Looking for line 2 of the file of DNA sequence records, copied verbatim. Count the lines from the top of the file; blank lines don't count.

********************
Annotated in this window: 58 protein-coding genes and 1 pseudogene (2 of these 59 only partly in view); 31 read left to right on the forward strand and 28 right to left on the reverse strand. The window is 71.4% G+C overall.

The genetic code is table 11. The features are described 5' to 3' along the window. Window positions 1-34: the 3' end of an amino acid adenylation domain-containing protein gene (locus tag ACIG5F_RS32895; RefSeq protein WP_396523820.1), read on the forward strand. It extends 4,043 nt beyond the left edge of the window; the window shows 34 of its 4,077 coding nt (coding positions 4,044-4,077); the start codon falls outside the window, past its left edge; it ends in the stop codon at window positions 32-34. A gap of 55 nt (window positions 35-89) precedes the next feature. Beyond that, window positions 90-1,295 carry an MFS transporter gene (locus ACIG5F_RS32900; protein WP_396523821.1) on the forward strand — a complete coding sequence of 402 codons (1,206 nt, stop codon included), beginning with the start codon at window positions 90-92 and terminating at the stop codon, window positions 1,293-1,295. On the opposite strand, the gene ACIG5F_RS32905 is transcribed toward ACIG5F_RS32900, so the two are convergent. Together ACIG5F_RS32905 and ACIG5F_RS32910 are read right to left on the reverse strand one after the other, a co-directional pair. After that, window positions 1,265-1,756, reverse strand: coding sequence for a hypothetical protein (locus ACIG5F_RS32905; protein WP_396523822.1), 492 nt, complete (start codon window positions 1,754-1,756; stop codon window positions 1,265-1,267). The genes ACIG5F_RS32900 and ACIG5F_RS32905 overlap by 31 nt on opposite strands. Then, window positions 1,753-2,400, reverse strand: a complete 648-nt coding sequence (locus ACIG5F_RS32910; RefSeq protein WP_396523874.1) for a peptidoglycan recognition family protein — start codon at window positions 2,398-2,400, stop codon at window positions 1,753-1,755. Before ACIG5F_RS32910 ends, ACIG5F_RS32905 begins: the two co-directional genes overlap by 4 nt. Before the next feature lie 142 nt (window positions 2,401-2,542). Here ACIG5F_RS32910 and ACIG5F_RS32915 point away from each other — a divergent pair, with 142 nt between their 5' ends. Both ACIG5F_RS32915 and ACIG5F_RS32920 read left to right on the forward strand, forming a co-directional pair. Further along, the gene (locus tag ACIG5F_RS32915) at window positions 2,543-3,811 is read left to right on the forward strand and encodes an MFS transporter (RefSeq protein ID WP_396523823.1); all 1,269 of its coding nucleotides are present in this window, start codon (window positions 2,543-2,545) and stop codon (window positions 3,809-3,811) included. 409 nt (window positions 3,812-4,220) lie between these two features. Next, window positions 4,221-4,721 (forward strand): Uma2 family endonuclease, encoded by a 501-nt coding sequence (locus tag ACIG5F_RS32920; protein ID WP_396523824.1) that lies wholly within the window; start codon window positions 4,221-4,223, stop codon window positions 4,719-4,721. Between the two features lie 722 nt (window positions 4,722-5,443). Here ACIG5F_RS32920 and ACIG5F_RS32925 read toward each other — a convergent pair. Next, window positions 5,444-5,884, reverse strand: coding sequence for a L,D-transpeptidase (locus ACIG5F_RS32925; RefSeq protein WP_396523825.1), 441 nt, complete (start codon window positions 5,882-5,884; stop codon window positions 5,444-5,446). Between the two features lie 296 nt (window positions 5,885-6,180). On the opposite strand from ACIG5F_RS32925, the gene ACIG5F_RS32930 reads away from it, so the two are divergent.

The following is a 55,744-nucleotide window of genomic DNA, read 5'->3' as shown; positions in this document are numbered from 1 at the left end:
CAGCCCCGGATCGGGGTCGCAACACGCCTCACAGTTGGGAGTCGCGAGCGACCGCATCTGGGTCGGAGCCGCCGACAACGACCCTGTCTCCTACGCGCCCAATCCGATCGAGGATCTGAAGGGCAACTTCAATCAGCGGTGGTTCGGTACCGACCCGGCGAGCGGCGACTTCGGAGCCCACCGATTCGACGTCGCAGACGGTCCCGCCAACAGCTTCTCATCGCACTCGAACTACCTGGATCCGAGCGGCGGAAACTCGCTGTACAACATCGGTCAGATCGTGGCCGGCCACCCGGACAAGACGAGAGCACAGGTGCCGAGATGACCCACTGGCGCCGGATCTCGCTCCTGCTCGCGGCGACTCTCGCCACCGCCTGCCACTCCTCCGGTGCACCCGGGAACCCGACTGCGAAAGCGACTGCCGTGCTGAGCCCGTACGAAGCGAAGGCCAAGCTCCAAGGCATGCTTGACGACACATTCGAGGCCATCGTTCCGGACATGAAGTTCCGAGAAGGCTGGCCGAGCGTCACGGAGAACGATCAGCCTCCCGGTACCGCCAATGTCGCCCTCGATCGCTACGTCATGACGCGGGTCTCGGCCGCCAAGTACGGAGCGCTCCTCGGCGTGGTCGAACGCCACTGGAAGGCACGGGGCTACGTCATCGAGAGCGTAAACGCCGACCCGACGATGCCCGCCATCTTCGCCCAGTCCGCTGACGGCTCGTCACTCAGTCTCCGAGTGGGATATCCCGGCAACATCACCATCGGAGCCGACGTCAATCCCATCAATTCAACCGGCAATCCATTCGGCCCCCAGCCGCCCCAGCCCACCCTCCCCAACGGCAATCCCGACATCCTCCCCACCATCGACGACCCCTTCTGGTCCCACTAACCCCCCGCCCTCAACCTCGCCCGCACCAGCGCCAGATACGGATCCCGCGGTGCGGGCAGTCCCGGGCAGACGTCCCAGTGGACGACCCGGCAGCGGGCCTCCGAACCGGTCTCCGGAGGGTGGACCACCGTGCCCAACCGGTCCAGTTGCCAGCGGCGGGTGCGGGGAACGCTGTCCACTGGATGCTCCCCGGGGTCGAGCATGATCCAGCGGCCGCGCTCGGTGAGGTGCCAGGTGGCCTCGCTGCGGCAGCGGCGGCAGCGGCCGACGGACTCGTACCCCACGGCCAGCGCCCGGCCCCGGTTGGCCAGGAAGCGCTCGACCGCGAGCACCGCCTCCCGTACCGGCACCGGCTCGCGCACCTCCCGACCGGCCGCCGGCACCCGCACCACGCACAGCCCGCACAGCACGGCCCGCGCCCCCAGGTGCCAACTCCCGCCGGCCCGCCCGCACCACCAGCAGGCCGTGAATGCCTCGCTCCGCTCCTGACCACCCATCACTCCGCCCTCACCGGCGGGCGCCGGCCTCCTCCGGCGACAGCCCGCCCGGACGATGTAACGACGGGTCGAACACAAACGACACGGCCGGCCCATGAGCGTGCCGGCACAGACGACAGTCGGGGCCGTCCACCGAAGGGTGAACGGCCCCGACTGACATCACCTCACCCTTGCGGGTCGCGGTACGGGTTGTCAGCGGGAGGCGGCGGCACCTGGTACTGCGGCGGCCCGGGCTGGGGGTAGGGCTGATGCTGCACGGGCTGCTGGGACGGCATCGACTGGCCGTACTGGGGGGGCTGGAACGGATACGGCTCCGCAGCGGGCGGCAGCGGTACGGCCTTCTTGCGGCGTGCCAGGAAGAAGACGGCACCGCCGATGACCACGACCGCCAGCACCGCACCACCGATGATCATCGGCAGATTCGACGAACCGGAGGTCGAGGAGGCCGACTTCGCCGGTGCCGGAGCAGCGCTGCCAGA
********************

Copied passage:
The genetic code is table 11. The features are described 5' to 3' along the window. Window positions 1-34: the 3' end of an amino acid adenylation domain-containing protein gene (locus tag ACIG5F_RS32895; RefSeq protein WP_396523820.1), read on the forward strand. It extends 4,043 nt beyond the left edge of the window; the window shows 34 of its 4,077 coding nt (coding positions 4,044-4,077); the start codon falls outside the window, past its left edge; it ends in the stop codon at window positions 32-34. A gap of 55 nt (window positions 35-89) precedes the next feature. Beyond that, window positions 90-1,295 carry an MFS transporter gene (locus ACIG5F_RS32900; protein WP_396523821.1) on the forward strand — a complete coding sequence of 402 codons (1,206 nt, stop codon included), beginning with the start codon at window positions 90-92 and terminating at the stop codon, window positions 1,293-1,295. On the opposite strand, the gene ACIG5F_RS32905 is transcribed toward ACIG5F_RS32900, so the two are convergent. Together ACIG5F_RS32905 and ACIG5F_RS32910 are read right to left on the reverse strand one after the other, a co-directional pair. After that, window positions 1,265-1,756, reverse strand: coding sequence for a hypothetical protein (locus ACIG5F_RS32905; protein WP_396523822.1), 492 nt, complete (start codon window positions 1,754-1,756; stop codon window positions 1,265-1,267). The genes ACIG5F_RS32900 and ACIG5F_RS32905 overlap by 31 nt on opposite strands. Then, window positions 1,753-2,400, reverse strand: a complete 648-nt coding sequence (locus ACIG5F_RS32910; RefSeq protein WP_396523874.1) for a peptidoglycan recognition family protein — start codon at window positions 2,398-2,400, stop codon at window positions 1,753-1,755. Before ACIG5F_RS32910 ends, ACIG5F_RS32905 begins: the two co-directional genes overlap by 4 nt. Before the next feature lie 142 nt (window positions 2,401-2,542). Here ACIG5F_RS32910 and ACIG5F_RS32915 point away from each other — a divergent pair, with 142 nt between their 5' ends. Both ACIG5F_RS32915 and ACIG5F_RS32920 read left to right on the forward strand, forming a co-directional pair. Further along, the gene (locus tag ACIG5F_RS32915) at window positions 2,543-3,811 is read left to right on the forward strand and encodes an MFS transporter (RefSeq protein ID WP_396523823.1); all 1,269 of its coding nucleotides are present in this window, start codon (window positions 2,543-2,545) and stop codon (window positions 3,809-3,811) included. 409 nt (window positions 3,812-4,220) lie between these two features. Next, window positions 4,221-4,721 (forward strand): Uma2 family endonuclease, encoded by a 501-nt coding sequence (locus tag ACIG5F_RS32920; protein ID WP_396523824.1) that lies wholly within the window; start codon window positions 4,221-4,223, stop codon window positions 4,719-4,721. Between the two features lie 722 nt (window positions 4,722-5,443). Here ACIG5F_RS32920 and ACIG5F_RS32925 read toward each other — a convergent pair. Next, window positions 5,444-5,884, reverse strand: coding sequence for a L,D-transpeptidase (locus ACIG5F_RS32925; RefSeq protein WP_396523825.1), 441 nt, complete (start codon window positions 5,882-5,884; stop codon window positions 5,444-5,446). Between the two features lie 296 nt (window positions 5,885-6,180). On the opposite strand from ACIG5F_RS32925, the gene ACIG5F_RS32930 reads away from it, so the two are divergent.